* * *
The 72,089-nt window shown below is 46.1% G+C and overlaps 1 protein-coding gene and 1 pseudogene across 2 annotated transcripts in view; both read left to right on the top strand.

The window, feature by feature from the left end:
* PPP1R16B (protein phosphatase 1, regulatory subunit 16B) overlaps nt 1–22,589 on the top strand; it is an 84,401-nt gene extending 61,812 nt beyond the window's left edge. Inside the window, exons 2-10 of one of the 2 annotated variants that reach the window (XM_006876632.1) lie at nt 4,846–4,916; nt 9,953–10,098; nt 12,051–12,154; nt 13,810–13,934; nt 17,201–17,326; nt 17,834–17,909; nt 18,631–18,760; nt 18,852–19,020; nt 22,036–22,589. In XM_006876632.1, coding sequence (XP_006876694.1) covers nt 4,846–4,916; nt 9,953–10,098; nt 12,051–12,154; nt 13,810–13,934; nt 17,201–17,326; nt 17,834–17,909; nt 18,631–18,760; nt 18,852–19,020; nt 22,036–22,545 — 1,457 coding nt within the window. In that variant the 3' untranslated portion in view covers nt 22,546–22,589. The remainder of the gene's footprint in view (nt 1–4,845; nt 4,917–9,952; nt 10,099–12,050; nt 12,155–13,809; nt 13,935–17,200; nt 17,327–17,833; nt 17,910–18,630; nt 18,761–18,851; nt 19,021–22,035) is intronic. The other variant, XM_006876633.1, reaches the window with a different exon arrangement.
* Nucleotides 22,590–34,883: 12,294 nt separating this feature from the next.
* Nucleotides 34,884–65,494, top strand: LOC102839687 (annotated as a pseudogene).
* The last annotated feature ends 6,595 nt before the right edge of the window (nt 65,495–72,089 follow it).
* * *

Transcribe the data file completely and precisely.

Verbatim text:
The 72,089-nt window shown below is 46.1% G+C and overlaps 1 protein-coding gene and 1 pseudogene across 2 annotated transcripts in view; both read left to right on the top strand.

The window, feature by feature from the left end:
* PPP1R16B (protein phosphatase 1, regulatory subunit 16B) overlaps nt 1–22,589 on the top strand; it is an 84,401-nt gene extending 61,812 nt beyond the window's left edge. Inside the window, exons 2-10 of one of the 2 annotated variants that reach the window (XM_006876632.1) lie at nt 4,846–4,916; nt 9,953–10,098; nt 12,051–12,154; nt 13,810–13,934; nt 17,201–17,326; nt 17,834–17,909; nt 18,631–18,760; nt 18,852–19,020; nt 22,036–22,589. In XM_006876632.1, coding sequence (XP_006876694.1) covers nt 4,846–4,916; nt 9,953–10,098; nt 12,051–12,154; nt 13,810–13,934; nt 17,201–17,326; nt 17,834–17,909; nt 18,631–18,760; nt 18,852–19,020; nt 22,036–22,545 — 1,457 coding nt within the window. In that variant the 3' untranslated portion in view covers nt 22,546–22,589. The remainder of the gene's footprint in view (nt 1–4,845; nt 4,917–9,952; nt 10,099–12,050; nt 12,155–13,809; nt 13,935–17,200; nt 17,327–17,833; nt 17,910–18,630; nt 18,761–18,851; nt 19,021–22,035) is intronic. The other variant, XM_006876633.1, reaches the window with a different exon arrangement.
* Nucleotides 22,590–34,883: 12,294 nt separating this feature from the next.
* Nucleotides 34,884–65,494, top strand: LOC102839687 (annotated as a pseudogene).
* The last annotated feature ends 6,595 nt before the right edge of the window (nt 65,495–72,089 follow it).